The European Union must not act to dislodge London from its role as a key global liquidity provider as part of the upcoming negotiations of the terms by which the UK leaves the EU.
Setting up trading barriers to block London would risk starving European borrowers of capital vital to their business and economic development, the Organisation for Economic Co-operation and Development (OECD) said.
No price on financial expertise
In its annual Business and Finance Outlook, the OECD said the British capital was a key financial centre with a specialised labour supply, proximity to supply chains with technical knowledge and infrastructure.
This expertise "takes many decades to build up," the group said, "bringing scale economies via trade in financial services".
The skills and business culture built up over this time cannot simply be torn down and relocated in a different location, the OECD report said.
Bank of England data show the UK is the venue for 40% of global foreign exchange trading – the world's largest financial market responsible for more than $5tn of turnover a day. It is also home to more than two-thirds of trade in international bonds.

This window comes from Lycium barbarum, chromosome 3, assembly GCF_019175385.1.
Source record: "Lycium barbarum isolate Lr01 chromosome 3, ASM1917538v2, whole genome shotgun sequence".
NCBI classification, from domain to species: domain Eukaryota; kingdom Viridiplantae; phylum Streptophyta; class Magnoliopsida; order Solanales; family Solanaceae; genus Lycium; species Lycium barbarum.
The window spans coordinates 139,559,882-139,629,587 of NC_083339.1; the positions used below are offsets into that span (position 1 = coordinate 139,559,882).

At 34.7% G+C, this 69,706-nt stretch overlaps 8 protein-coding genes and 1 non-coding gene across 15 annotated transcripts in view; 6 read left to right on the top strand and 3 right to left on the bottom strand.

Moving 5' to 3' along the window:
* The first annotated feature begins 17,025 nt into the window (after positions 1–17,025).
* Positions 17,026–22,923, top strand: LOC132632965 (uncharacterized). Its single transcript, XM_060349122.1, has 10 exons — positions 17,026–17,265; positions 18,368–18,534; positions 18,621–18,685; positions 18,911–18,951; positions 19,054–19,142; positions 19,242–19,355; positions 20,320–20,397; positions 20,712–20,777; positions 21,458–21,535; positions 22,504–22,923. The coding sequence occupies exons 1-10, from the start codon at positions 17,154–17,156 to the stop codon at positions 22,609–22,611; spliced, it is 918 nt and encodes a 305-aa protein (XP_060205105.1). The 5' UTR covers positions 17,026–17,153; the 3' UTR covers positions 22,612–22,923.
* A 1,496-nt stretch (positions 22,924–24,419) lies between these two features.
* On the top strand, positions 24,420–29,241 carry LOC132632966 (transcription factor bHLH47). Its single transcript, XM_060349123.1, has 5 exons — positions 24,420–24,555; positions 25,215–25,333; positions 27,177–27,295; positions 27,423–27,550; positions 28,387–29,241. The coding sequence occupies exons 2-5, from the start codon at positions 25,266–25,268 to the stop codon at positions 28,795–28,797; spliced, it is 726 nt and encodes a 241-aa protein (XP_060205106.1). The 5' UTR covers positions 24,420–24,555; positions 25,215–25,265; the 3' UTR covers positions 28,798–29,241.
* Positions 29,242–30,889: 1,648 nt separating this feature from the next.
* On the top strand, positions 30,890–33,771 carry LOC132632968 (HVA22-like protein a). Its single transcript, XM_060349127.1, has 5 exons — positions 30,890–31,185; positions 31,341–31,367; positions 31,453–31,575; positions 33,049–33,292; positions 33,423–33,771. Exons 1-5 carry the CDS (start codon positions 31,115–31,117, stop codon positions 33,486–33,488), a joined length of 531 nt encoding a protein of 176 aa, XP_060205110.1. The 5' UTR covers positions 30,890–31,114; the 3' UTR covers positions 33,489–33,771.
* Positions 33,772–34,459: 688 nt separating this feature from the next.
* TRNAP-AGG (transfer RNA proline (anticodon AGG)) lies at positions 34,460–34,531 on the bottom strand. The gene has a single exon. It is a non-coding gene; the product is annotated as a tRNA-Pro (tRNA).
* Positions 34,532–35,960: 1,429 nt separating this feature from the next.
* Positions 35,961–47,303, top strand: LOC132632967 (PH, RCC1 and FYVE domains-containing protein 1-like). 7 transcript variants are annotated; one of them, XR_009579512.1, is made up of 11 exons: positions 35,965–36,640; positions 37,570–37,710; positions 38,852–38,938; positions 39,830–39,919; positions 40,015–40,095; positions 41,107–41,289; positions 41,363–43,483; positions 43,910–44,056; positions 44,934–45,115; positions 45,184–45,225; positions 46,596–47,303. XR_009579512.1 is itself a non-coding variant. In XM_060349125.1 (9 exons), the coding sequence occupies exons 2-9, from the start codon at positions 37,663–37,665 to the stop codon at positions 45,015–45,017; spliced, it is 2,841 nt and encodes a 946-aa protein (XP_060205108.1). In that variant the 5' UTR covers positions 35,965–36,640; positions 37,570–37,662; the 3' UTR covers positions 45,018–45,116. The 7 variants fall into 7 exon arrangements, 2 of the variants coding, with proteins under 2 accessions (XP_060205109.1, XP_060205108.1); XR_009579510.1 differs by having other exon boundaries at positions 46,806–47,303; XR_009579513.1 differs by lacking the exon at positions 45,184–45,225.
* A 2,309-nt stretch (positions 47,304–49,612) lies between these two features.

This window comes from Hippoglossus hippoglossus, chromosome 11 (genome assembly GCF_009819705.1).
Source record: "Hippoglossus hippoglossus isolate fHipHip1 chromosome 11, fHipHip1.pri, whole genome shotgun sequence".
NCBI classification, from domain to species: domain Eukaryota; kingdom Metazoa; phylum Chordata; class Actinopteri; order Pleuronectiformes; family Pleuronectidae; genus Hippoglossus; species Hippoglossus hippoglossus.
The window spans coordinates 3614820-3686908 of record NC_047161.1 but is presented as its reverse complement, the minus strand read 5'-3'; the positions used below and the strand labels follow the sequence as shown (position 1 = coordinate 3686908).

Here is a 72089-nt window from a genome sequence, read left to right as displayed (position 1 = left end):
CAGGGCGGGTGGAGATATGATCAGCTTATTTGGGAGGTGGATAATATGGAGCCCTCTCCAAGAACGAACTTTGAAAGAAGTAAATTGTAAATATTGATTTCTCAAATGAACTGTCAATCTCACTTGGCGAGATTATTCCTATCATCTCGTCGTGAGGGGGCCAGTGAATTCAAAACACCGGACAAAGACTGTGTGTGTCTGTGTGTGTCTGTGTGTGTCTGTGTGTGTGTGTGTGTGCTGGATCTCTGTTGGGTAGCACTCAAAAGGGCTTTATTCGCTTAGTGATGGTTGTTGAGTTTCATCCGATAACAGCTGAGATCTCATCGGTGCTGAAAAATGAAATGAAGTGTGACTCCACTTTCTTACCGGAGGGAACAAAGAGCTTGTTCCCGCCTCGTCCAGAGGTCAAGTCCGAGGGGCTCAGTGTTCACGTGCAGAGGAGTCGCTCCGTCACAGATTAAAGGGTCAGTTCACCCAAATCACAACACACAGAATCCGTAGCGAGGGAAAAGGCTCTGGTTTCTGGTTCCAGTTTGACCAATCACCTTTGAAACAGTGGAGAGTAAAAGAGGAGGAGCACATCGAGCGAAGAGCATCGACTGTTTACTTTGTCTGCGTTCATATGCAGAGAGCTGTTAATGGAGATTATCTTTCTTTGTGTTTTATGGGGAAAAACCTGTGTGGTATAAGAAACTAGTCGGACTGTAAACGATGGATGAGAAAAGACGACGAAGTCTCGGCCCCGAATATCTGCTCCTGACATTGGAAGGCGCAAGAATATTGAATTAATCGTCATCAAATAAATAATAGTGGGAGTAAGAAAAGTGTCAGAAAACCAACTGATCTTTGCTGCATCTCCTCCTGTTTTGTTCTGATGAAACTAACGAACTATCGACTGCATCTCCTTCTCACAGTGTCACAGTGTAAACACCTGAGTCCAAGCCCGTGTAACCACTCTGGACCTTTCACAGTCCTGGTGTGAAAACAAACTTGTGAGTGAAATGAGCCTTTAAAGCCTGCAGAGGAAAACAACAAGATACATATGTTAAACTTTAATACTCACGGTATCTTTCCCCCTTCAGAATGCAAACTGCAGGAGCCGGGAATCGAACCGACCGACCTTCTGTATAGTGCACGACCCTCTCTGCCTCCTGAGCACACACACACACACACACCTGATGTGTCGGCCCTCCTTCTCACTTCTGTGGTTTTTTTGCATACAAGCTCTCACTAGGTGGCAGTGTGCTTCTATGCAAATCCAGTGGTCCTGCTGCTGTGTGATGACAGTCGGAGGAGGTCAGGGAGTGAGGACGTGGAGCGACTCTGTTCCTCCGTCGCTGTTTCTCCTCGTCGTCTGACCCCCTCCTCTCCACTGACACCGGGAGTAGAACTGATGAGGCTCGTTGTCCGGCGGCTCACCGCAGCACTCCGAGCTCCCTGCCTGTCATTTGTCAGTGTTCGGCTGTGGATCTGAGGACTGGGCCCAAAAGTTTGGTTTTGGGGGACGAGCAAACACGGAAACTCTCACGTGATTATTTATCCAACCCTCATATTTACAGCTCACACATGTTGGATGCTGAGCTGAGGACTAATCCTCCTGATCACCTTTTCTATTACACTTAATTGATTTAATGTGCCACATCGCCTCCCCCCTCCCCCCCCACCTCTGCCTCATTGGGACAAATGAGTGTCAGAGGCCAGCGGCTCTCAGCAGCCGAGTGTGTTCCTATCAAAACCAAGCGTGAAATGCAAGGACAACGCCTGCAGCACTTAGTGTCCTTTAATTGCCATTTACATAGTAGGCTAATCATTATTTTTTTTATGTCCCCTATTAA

More international banking activity is booked through London's 250-plus foreign banks than anywhere else.
The OECD said in its report: "Erecting new barriers to financial services in the post-Brexit environment will not be in the collective interest of the global economy, where London plays such a key role in international banking, bonds and foreign exchange."
Post-Brexit trading codes
The organisation said that international obligations in the form of OECD Codes of Liberalisation would present no legal barriers to operating in the collective interest in the post-Brexit environment.
The call by the OECD for London to retain its position as a key financial "agglomeration" echoes attempts by the Bank of England and the City of London Corporation to avoid cutting global financiers off from Europe.
They argue that the global regulatory framework is already in place and that the UK needs to push for an open trading Brexit.
"The City’s intrinsic strengths, including the UK’s legal system, the English language, a convenient time-zone, and a critical mass of expertise in support services such as accounting and law will see it prove more resilient than many fear," said Andrew Wishart at Capital Economics.